Elephants on Acid and Other Bizzare Experiments is a collection of interesting, entertaining, and sometimes disturbing experiments collected by Alex Boese. It looks to have a lot of overlap with Quirkology: The Curious Science of Everyday Lives, Richard Wiseman (author of 59 Seconds), so I’m going to skip Quirkology — I seem to be getting stuck recently reading several books of the same genre or style and finding a lot of overlaps.
From attempts to bring dead animals and people back to life (using electricity), to measuring the weight of a soul (by carefully weighing a terminal patient as they expire), and inviting road rage (by waiting in a stopped car for an extended period after the lights turn green), Alex has amassed a collection of these weird and wonderful experiments, carefully catalogued into themed sections.
True to the promise of the title, there is also coverage of LSD administered to elephants, with rather unexpected and somewhat devastating results, in one case.
An interesting and light read.
In Bad Science Ben Goldacre takes the time to carefully demolish a variety of pseudo-scientific myths that the mass media, industry, and advertising, has induced upon us. He doesn’t make a lot of generalisations or sweeping statements, just presents a lot of facts and clear evidence – something the mass media rarely does.
He also introduces the reader to a lot of knowledge about scientific methods, the traits of effective (and ineffective) research: control groups; the role of placebos; double-blind trials; why brand name drugs are no better than generic brands, except by virtue of the fact that you pay more for them which, paradoxically, gives you a greater placebo effect (because, subconsciously, a drug that is more expensive must be more effective)!
Two of the biggest medical abbreviations from UK media in the past decade, in my mind, are MMR (the Measles, Mumps, and Rubella combined vaccination, and its links to autism) and MSRA (Methicillin-resistant Staphylococcus aureus, the hospital ‘superbug’ outbreak). In his book, Ben calmly presents some facts and details that the mass media may have forgotten to go in to (perhaps because “just kidding, we’re not all going to die after all!” is not quite as newsworthy).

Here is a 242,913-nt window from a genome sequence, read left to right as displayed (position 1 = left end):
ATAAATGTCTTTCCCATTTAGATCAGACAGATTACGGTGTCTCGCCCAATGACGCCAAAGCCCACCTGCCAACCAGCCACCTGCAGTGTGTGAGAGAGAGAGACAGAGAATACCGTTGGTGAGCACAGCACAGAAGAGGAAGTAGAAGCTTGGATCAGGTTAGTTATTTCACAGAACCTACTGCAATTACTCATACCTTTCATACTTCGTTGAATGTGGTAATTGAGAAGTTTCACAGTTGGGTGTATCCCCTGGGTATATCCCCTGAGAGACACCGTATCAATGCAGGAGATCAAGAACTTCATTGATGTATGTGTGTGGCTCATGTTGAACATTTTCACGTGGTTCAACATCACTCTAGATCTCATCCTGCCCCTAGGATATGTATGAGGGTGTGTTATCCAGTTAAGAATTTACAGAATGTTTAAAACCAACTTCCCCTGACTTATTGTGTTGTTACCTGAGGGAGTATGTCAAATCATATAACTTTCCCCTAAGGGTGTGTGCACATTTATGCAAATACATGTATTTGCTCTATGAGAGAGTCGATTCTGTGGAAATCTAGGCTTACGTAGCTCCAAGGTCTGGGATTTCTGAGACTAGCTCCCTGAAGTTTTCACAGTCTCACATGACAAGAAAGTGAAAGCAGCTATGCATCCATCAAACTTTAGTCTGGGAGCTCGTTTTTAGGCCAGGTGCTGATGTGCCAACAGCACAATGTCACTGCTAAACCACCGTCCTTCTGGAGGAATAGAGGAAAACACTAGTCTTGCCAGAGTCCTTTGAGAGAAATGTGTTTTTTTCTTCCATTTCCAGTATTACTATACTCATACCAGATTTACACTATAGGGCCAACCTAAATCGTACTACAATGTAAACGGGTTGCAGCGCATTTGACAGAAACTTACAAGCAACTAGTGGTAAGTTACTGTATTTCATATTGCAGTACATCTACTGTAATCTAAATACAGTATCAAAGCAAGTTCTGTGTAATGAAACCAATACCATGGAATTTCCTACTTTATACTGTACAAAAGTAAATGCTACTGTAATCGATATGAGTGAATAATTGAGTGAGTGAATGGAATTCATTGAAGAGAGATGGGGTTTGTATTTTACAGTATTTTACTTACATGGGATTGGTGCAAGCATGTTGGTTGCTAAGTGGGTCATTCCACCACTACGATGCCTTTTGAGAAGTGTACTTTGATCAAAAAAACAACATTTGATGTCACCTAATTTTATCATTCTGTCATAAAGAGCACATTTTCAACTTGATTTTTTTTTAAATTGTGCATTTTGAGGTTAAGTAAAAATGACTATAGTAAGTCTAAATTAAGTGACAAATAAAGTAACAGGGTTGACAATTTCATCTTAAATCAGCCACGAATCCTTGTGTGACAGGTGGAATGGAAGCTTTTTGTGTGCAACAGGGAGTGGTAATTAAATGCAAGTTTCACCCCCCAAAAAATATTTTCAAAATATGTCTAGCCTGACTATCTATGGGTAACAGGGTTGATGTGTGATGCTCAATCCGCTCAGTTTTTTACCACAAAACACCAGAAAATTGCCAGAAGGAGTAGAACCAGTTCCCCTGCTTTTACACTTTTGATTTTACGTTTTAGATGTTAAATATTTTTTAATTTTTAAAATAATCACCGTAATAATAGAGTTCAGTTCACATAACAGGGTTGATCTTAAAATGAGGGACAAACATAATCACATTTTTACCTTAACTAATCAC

He also covers common “knowledge” such as vitamins, antioxidants, other nutritionists’ products and claims, homeopathy, and more.
I’m trying hard not to enter into too much detail here because I know that I’ll degenerate into a cynical rant that simply won’t do justice to Ben’s carefully measured words and well-balanced arguments. Instead, here is a quotation from my favourite part of the book:
“What you are seeing here is a tabloid journalist telling a department of a world-class research microbiologists that they are mistaken about microbiology. This is an excellent example of a phenomenon described in one of my favourite psychology papers: ‘Unskilled and Unaware of It: How Difficulties in Recognizing One’s Own Incompetence Lead to Inflated Self-Assessments’, by Justin Kruger and David Dunning.
They noted that people who are incompetent suffer a dual burden: not only are they incompetent, but they may also be too incompetent to assay their own incompetence, because the skills which underlie an ability to make a correct judgement are the same as the skills required to recognise a correct judgement.
People who performed particularly poorly relative to their peers were unaware of their own incompetence; but more than that, they were also less able to recognize competence in others, because this, too, relied on ‘meta-cognition’, or knowledge about the skill.”
— Ben Goldacre, Bad Science, pp.267-269.
See also: The Dangers of Bread
Comedian Jerry Seinfeld has some well-phrased sentiments on the security of airport bathrooms. (I thought I'd mentioned this years ago but I couldn't find it anywhere so I thuoght I'd dig up the transcript again):
What is the story on the sinks in airport bathrooms?
That they will not give us a twist-it-on twist-it-off, human-style faucet?
Is that too risky for the general population?
Too dangerous? We gotta install the one-handed, spring-loaded, pain-in-the-ass Alcatraz-style faucet.
You know, those ones you gotta go: "Hey I got a little water there"
"Hey I got a couple of drops."
What is it they think we would do with a faucet?
Turn them all on full, run out into the parking lot, laughing, pushing each other into the bushes?
"Come on, the water's on, let's go! I turned it on full blast."
"You idiot! We're businessmen, we're gonna miss our plane."
"Who cares! Water!"
That's how they think we're gonna act.
— Jerry Seinfeld, I'm telling you for the last time
I guess what he was trying to say, a decade ago, is that we have to be careful not to get too over-the-top with airport security.
I just viewed this TED presentation by Dan Gilbert where he mashes up psychology, economics, and a little bit of comedy to deliver a fairly awesome half-hour of educational entertainment.
Just watch the first 5 minutes, you'll see...
Found on MakeUseOf.
Weird Al's White & Nerdy music video:
I can't wait to hear this song played out in a nightclub.
(Discovered via the Freakonomics Blog.)